In 1919, he returned to Munich to teach music. Concurrently, he began to study with German composer Heinrich Kaminski. Slowly he started developing an interest in Renaissance-era music and began to study the works of old masters.
Until now, his compositions were perceptibly influenced by the style of Richard Strauss. From now on, he began to develop a style of his own, a process that continued for over a decade.
In 1921, his interest was drawn to the works of Claudio Giovanni Antonio Monteverdi, a seventeenth century Italian composer. Several of the master’s arrangements had profound impact on his musical language. Later in 1925, he produced ‘Orpheus’, an adaption of Monteverdi's 1607 opera ‘L'Orfeo.’
Another person to draw his attention in the 1920s was Russian-French musician Igor Stravinsky. It was his works like ‘Les noces’ a pounding evocation of prehistoric wedding rites that appealed the most to Orff.
Gunther School & Elementare Musik
In 1924, Carl Orff entered a new phase in life. Along with Dorothee Günther, Orff founded the Günther School for gymnastics, music, and dance in Munich and remained its head until it was closed down in 1944.
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Concurrently, he continued with his work on old masters and produced a number of operas based on 17th century classics such as ‘Klage der Ariadne’ (Ariadne's Lament), ‘Tanz der Sproeden’ (Dance of the Merciless Beauties), etc. However, none of them were financially successful.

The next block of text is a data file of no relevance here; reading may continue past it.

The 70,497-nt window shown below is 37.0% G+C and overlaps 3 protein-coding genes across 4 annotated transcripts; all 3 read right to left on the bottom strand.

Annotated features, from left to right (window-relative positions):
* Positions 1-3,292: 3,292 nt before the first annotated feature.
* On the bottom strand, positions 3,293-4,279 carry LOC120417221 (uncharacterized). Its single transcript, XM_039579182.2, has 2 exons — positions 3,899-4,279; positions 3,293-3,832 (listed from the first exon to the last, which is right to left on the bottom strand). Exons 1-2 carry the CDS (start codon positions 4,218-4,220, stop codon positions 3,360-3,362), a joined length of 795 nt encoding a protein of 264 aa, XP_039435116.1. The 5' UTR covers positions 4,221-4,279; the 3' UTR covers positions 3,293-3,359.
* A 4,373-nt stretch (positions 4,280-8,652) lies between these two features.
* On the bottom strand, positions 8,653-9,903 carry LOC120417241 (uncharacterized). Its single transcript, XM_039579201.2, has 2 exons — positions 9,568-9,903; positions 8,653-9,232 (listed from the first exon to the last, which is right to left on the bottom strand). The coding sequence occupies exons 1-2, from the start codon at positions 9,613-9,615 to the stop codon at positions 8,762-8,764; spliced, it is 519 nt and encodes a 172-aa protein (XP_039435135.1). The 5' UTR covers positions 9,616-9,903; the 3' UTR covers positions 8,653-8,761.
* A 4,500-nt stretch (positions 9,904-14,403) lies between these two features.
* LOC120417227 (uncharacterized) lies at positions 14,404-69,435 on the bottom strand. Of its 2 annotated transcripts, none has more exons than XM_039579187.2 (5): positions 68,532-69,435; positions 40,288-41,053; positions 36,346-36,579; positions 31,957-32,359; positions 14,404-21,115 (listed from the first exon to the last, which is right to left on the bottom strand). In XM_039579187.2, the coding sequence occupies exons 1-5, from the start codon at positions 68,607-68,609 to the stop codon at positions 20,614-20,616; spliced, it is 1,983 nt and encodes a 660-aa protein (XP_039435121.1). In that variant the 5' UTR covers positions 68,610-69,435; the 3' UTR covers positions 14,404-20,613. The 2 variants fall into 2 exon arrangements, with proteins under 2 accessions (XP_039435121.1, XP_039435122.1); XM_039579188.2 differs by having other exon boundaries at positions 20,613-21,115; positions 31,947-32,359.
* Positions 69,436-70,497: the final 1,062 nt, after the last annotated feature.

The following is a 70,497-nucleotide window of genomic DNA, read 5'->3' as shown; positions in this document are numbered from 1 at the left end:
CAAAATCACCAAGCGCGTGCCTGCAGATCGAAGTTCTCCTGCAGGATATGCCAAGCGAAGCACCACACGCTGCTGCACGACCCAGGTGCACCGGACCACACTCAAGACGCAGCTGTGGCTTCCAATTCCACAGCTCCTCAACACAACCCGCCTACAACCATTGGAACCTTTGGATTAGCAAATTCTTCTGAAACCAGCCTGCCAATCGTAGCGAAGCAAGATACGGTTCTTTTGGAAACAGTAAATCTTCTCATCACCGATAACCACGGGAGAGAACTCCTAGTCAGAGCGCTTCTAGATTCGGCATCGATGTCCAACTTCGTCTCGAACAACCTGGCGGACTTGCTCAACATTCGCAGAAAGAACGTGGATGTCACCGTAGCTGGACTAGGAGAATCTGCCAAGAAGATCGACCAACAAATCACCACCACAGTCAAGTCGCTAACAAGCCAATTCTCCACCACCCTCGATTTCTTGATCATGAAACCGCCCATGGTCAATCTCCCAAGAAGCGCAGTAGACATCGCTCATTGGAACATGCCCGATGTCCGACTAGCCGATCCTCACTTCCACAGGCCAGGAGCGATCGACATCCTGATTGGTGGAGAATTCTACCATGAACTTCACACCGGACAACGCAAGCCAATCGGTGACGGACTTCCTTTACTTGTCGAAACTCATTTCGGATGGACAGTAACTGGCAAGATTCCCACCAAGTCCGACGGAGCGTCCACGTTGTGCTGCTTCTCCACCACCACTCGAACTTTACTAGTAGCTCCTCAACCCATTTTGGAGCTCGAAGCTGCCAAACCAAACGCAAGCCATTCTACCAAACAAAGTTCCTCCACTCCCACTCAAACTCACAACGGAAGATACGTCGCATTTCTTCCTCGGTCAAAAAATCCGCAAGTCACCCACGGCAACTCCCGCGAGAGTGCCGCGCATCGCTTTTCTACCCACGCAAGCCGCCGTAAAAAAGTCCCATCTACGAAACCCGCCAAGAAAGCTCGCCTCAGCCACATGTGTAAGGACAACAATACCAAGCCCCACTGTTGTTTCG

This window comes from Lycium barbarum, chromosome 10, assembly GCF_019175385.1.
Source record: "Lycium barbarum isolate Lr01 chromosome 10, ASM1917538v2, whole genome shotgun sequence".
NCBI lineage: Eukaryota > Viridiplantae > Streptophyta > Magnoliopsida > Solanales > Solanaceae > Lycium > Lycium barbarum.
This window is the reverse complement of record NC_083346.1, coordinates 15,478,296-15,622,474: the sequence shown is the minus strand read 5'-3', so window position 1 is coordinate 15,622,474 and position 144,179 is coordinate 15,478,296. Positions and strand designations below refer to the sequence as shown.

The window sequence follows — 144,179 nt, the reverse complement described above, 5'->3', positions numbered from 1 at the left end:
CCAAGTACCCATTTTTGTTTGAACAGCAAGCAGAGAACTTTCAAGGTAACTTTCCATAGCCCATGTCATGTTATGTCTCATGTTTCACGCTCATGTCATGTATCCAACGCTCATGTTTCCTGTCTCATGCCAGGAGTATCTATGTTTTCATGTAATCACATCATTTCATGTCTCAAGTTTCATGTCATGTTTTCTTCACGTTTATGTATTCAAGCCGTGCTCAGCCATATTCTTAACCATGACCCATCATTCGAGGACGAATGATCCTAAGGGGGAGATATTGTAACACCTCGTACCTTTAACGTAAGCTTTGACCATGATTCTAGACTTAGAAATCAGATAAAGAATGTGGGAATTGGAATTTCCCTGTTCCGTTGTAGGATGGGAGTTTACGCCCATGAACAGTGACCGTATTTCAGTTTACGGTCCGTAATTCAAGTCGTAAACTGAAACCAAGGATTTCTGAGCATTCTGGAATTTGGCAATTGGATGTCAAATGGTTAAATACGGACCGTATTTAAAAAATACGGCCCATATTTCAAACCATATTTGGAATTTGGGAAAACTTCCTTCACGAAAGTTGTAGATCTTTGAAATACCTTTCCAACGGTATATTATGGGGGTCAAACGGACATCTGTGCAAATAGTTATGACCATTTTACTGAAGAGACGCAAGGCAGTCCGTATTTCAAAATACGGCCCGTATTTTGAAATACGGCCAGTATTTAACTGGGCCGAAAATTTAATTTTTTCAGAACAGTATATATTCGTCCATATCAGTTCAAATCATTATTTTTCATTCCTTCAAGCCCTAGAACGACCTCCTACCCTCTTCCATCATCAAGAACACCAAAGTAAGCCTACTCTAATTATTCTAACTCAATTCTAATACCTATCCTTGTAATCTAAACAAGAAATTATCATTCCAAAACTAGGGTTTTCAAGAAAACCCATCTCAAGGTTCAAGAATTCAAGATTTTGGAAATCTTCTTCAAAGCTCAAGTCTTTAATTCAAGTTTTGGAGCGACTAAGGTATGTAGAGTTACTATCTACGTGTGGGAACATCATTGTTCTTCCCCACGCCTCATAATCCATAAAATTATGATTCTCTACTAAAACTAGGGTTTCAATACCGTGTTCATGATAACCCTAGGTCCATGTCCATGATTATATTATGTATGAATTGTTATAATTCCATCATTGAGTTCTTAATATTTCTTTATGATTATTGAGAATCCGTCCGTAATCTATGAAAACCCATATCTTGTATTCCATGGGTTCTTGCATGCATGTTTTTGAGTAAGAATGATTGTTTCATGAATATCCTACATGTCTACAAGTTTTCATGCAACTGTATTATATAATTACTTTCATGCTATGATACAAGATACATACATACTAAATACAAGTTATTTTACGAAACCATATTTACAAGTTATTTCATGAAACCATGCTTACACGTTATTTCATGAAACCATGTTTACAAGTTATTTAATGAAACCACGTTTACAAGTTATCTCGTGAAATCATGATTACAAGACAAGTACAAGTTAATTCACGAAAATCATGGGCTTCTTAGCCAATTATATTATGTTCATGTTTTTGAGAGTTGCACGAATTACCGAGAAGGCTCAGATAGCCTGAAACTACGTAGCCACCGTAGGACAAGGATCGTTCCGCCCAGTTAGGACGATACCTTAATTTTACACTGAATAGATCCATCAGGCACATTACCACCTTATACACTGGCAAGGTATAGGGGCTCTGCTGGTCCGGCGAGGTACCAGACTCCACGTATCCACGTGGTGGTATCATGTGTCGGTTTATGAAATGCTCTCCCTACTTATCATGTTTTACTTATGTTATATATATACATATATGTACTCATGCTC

Working with children at the Günther School, he developed new theories on music education. Later known as 'elementare musik’, it included all aspects of the art; dance, music, language, theatrical gestures, etc.
In 1930, he published a manual titled ‘Schulwerk’ and in it he shared his methods. He also provided a curriculum of songs and activities for the teachers, most of which were based on German folk songs and poetry. To go with the programs, he also developed easy to learn percussion instruments.
Under the Nazi Rule
Also in 1930, Carl Orff was named conductor as well as the director of Munich's Bach Society. But when in 1934 the society came under the control of the Kampfbund, a government agency set up to weed out Jewish or modernist tendencies from arts, he resigned from his post.
In the same year, he came across the 1847 edition of the ‘Carmina Burana’ by Johann Andreas Schmeller and decided to rework it. First staged on 8 June 1937 by the Frankfurt am Main’s Opera in Frankfurt, the work was hugely popular with the Nazis and earned him financial bounty.
At that time, German musicians living in the country were expected to celebrate German traits in their works. ‘Carmina Burana’ met the directives, but because of its unfamiliar rhythms, it also faced racist taunts. Therefore, with financial success, it also earned him criticism.
Around this time he accepted the government’s offer to write new incidental music for ‘A Midsummer Night's Dream.’ With that he became closer to the Nazi regime. Many of his friends now took him to be a Nazi collaborator. However, later he claimed that he was always anti-Nazi but few took him seriously.
Later when the de-Nazification process began, his file was initially marked ‘Gray Unacceptable’ but eventually the American authorities shifted it to ‘Gray Acceptable.’ In other words, although he was allowed to receive royalties from his work, he was never above the suspicion.
After World War II